FIG. 31 illustrates an example overlay image 3110 generated to be combined with captured image 3110. As with FIG. 30, to improve the explanation shown in FIG. 30, X 3022, Y 3021 and Z 3023 axes are shown, though these need not be displayed in embodiments. The term “overlay image” is used herein for convenience, because, in some embodiments, when captured image 3010 and overlay image 3110 are combined the effect is that the graphical icons in overlay image 3110 are superimposed (i.e., overlaid) over highlighted elements in the captured image.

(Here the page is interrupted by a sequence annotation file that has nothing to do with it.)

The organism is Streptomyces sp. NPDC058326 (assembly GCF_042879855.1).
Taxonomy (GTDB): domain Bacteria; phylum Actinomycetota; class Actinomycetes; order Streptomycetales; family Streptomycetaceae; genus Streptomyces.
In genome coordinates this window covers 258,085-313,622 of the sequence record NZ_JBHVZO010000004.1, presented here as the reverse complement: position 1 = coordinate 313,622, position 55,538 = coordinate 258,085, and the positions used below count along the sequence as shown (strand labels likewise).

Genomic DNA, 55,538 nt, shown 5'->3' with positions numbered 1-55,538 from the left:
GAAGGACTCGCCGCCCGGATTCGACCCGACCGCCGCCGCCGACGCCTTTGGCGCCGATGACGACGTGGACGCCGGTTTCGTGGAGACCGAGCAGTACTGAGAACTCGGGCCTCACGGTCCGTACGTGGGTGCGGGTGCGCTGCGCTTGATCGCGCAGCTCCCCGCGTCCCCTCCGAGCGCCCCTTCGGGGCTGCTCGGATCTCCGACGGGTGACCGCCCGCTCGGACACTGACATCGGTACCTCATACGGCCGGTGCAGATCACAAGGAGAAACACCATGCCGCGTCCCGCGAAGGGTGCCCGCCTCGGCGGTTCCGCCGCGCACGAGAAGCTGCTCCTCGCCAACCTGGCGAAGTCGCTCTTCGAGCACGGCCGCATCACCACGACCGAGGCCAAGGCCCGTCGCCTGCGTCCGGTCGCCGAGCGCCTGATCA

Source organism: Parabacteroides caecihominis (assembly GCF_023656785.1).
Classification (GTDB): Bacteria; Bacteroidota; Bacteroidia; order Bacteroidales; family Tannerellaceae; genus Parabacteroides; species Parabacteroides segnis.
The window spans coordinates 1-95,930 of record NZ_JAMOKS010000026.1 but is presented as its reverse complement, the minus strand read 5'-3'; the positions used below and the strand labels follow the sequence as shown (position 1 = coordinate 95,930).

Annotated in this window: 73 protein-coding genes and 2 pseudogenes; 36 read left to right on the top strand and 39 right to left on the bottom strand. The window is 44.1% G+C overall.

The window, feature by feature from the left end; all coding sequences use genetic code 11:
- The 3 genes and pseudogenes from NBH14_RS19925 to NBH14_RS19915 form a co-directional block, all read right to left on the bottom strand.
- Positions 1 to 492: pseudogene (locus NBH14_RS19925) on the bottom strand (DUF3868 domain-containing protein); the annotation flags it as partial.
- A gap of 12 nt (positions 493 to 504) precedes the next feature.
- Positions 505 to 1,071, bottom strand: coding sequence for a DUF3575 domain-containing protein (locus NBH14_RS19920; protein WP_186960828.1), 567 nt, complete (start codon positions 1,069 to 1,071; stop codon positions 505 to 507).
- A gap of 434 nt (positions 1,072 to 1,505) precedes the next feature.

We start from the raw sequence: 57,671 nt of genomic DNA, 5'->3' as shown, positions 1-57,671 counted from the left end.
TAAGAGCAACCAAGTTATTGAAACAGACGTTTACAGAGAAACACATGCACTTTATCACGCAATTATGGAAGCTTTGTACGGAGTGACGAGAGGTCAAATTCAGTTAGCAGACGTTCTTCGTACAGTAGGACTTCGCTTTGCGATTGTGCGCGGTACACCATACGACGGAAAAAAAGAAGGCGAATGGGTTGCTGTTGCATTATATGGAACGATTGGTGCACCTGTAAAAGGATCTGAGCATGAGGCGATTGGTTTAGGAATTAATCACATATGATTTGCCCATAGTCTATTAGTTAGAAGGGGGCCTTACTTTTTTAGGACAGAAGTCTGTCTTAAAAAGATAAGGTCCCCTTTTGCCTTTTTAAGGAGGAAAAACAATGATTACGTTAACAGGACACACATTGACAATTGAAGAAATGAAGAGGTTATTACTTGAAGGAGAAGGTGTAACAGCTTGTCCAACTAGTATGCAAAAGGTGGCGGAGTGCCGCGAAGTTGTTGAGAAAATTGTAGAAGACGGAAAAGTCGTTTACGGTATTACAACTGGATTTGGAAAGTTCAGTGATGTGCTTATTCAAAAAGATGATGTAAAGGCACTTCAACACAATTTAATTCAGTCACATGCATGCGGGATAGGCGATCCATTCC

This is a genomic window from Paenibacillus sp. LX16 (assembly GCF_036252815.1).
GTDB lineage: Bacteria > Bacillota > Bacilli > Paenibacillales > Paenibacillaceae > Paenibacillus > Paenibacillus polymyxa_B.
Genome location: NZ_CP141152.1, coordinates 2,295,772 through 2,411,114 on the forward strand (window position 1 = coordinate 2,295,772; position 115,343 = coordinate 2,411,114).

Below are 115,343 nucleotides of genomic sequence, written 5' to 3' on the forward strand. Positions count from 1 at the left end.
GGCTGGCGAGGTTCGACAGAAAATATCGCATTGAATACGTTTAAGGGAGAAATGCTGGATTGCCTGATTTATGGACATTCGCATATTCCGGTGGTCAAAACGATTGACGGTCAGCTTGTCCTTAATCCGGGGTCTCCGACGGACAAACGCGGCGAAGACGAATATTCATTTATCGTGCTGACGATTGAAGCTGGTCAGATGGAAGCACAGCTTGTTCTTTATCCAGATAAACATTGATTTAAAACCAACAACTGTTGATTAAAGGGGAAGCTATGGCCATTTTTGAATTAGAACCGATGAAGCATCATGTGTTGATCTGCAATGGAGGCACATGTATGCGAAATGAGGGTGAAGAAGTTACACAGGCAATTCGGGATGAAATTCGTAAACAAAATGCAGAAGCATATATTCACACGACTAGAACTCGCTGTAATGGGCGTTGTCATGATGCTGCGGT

As discussed above with FIG. 29, in some embodiments, one or more types of overlay image generation are used to generate overlay image 2975-2. One way uses the pose of a camera that captures the captured image for which the overlay image is to be generated (e.g., as determined by positional sensors 2965) at the time captured image (e.g., captured image 2985-2) was captured. This approach, using positional sensors and a determined camera pose, is termed herein as an “inertial” approach. As discussed above, a camera pose can include a combination of a geographical position (e.g., determined by location engine 937), a camera direction (e.g., determined by magnetometer 938) and a three dimensional representation of the orientation of mobile device 824 (e.g., determined by one or more gyroscopes 934). It would be appreciated by one having skill in the relevant art(s), given the description herein, that the example camera pose described above can be combined with geographic location information of a landscape 3060 feature (e.g., restroom 3040-1) to select the placement of a representative graphical icon in overlay image 2975-1. In some embodiments, this geographical information can be received as overlay data 2946-1 from storage 2940 (e.g., application storage 922) or received as overlay data 2946-2 from network connection 2945 (e.g., using wireless modules 950 to receive from site controller 812). In some embodiments, network connection 2945 receives geographic location information from the points of interest themselves, e.g., as wireless transmissions of data using BLE or other technology.